• Final Proof Shaped Croissants – Place the croissants back on the baking sheets, with the point of the croissant down. Cover the baking sheet with a proofing bag or large piece of plastic wrap. Tip – I use a large turkey roasting bag as my proofing bag. Set the croissants in a warm place to proof, until the croissants have doubled in size and are soft and pillowy – about 60 to 90 minutes.
  • Preheat the Oven – Towards the end of the proof time, preheat the oven to 375F degrees and adjust the oven rack to the middle position. 350F degrees if you are using a convection fan oven.
  • Brush the beaten egg on each croissant and bake for 20 minutes – rotating the pans halfway through – until the croissants are nice and golden. Immediately transfer the croissants to a wire rack to cool completely. Enjoy!
Liked the recipe?Please leave a review and star rating for the recipe! This greatly helps me continue to provide FREE recipes!


What to make with the croissant dough scraps

Monkey Bread Grease mini bundt pans, or the cups of a muffin pan.  How many will depend on how many scraps you have leftover.  I was able to make 3 mini bundts.  Cut the scraps into small pieces (approx. 2-inches), and gently shape into balls.  Toss in cinnamon sugar and place in prepared pans and bake for 20-25 minutes, or until the tops are golden brown.
Cinnamon Pastry Twists Twist the scraps and sprinkle all sides with cinnamon sugar.  Bake on a baking sheet for 20 minutes, or until golden brown
Cinnamon Pinwheels Sprinkle the dough with cinnamon sugar and twist into a pinwheel.  Bake on a baking sheet for 20 minutes, or until golden brown.
Donut Holes Gently roll the scraps into equal size balls.  Fry in 2-inches of canola oil heated to 350F degrees (I use a dutch oven for frying treats).  Roll the donut holes in powdered sugar, cinnamon sugar, or your favorite glaze.
Course: Breakfast
Cuisine: American, French
Author: Erin Cernich

21 thoughts on “Homemade Flaky Croissant Recipe”

    1. So wonderful to hear – thank you Evelin! By far one of my favorite recipes on the blog. Thank you so much for trying the recipe!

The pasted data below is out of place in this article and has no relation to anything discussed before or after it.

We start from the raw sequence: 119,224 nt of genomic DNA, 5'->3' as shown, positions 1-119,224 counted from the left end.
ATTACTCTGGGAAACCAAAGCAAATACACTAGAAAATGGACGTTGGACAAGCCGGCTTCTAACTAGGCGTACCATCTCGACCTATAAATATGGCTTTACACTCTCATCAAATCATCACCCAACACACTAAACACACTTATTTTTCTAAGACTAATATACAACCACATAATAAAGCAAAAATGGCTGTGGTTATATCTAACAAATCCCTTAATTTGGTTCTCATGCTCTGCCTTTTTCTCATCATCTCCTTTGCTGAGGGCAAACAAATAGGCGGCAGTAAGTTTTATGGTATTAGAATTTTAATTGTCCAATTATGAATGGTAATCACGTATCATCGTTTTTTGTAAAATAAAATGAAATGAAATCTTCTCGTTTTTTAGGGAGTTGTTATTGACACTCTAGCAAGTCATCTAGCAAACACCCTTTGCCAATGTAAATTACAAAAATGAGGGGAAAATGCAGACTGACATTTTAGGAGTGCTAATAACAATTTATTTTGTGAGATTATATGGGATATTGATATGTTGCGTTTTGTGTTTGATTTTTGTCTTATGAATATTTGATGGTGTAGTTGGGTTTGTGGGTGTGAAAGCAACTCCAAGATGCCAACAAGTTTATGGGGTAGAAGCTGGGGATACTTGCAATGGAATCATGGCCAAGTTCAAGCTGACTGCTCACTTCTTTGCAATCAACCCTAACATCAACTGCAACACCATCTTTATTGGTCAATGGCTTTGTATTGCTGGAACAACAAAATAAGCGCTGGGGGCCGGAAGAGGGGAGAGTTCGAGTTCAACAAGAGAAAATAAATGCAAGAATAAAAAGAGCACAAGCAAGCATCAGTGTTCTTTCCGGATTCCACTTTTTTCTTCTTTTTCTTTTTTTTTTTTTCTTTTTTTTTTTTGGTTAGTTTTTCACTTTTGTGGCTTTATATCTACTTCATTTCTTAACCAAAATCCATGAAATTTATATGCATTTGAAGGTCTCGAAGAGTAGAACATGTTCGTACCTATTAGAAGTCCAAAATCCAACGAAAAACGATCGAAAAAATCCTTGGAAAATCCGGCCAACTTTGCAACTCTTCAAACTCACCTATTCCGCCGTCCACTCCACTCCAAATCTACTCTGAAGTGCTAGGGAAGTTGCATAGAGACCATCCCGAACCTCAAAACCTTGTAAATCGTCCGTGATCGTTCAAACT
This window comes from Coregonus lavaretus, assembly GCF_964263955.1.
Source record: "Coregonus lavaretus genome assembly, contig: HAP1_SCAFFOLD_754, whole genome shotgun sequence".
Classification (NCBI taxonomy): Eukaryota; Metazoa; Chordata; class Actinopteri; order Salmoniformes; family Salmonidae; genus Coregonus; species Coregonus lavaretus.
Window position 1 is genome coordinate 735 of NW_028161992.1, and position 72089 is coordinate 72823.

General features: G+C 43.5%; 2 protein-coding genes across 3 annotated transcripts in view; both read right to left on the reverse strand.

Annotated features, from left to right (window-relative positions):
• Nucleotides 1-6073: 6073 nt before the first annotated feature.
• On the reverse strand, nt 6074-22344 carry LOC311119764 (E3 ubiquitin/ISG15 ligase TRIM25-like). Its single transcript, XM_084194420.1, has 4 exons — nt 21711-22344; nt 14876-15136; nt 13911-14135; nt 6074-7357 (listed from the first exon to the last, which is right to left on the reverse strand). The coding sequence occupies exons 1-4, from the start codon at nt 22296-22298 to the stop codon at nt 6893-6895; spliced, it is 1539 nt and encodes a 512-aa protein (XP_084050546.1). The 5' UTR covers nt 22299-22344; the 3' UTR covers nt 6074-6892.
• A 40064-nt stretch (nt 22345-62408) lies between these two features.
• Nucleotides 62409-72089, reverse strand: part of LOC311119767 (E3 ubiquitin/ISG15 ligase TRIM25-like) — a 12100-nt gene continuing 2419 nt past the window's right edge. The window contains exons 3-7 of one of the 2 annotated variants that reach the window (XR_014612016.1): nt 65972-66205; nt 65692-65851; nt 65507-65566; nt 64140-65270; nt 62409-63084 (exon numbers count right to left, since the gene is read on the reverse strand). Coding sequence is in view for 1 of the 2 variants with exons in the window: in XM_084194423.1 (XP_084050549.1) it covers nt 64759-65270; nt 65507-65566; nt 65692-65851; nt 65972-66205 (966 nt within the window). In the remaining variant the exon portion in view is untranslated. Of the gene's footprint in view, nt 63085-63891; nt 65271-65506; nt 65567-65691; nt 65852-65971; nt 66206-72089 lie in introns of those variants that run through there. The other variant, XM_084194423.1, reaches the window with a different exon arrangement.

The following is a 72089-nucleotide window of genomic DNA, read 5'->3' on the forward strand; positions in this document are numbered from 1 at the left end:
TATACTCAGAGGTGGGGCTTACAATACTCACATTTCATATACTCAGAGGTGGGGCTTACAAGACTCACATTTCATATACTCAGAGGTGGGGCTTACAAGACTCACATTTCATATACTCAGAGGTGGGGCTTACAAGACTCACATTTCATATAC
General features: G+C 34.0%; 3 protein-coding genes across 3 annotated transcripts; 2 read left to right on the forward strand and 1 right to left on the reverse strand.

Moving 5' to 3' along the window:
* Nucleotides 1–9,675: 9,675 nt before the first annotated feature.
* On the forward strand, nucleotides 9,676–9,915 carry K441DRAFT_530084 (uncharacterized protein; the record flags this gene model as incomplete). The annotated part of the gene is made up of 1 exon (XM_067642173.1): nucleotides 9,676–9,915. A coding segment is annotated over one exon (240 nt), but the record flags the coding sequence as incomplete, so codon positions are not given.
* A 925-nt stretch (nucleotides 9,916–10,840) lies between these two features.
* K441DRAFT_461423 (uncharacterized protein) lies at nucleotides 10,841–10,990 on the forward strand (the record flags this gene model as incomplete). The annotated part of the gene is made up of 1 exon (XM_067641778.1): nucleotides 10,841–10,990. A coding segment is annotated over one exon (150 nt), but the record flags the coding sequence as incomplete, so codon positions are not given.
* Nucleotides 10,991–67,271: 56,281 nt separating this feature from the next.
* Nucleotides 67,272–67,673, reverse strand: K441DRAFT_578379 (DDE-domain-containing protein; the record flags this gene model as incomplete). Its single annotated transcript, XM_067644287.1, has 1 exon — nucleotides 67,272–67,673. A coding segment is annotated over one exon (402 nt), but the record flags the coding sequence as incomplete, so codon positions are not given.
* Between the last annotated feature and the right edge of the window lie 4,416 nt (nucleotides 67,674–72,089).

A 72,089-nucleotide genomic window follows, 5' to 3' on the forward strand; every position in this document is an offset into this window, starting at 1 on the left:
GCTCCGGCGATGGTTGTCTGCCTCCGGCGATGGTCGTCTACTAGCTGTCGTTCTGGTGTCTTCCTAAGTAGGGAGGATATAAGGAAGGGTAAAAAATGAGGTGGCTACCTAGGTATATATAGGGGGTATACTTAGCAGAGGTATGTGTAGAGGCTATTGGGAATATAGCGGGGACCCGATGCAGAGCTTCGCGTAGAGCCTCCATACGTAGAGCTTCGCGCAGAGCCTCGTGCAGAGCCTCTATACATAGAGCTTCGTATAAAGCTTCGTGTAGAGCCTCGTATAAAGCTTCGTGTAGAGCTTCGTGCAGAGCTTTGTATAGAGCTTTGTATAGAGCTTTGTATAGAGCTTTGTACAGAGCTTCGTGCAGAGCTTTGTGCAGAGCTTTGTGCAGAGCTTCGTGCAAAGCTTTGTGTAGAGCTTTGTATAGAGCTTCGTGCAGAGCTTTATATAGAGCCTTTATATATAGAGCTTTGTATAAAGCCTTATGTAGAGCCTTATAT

1. 5 stars
    Although these croissants take much patience and time to complete, they are the flakiest, most flavorful croissants I’ve ever had. This is the world’s best recipe by far.

    1. Thanks Alexa – they are awesome croissants! If you wanted to try to make them faster, you could try baking them the same day. They may not be as flaky, but probably still good!

      1. 5 stars
        These are amaaaaaazing! This is my second time making them. Question. I’ve finished step 5 and have to leave for a few hours. How badly will this affect the results?

        1. Thank you Jenny! Letting the dough sit in the fridge longer shouldn’t be a problem! Hopefully it all worked out for you.

    1. Hi Emily! No, it does not. It will naturally grow a bit as it rests, but you don’t need to let it sit until it has doubled in size. The first proof just gives the dough and gluten time to relax.

    1. Erin | Butter and Bliss

      Hi Trina – For freezing, I would recommend freezing them after they are shaped, before the final proof. And when you want to bake them, thaw them in the fridge the night before and let sit on the counter for at least an hour before baking.

  2. This recipe turned out absolutely amazing for my first time making croissants. I was wondering if this recipe is easily doubled?
    Thanks for sharing!

    1. Erin | Butter and Bliss

      Hi Mickelle – So happy to hear the croissants turned out well! Since I haven’t tested the recipe doubled, I can’t say for certain how they would turn out. I will say, doubling the recipe may make working with the dough (and butter) a little cumbersome – it may be a little too big to roll and laminate effectively. You could try doubling the dough and butter square, but I would probably still divide it all in half and make two separate butter+dough packets to make your rolling/folding easier (so, basically making two batches of the recipe). Thank you so much for visiting the blog!

  3. Thank you so much for posting this recipe! I used active dry yeast and let it chill in the refrigerator overnight, just as the recipe recommended. They turned out beautifully. I tried stuffing some with chocolate, caramel, jelly, and cinnamon sugar and it worked out. Since I dont know what type of oven I have, I went with 365, haha.

    1. Erin | Butter and Bliss

      Hi Kathleen – I’m so happy to hear you enjoyed them! I may have to try the caramel filling next – sounds awesome!

    2. One of my first times making bread and first time making croissants and they turned out amazing!! Curious if I could make the croissants smaller by widening the dough. Wanting to get more croissants out of the recipe since I have a big family.

      1. Erin | Butter and Bliss

        Hi Kathleen – So glad to hear you enjoyed the croissants! One of my favorites for sure. I think rolling the dough a little wider and making the croissants smaller would work. I would just make sure not to roll the dough too thin so they don’t come out too flat.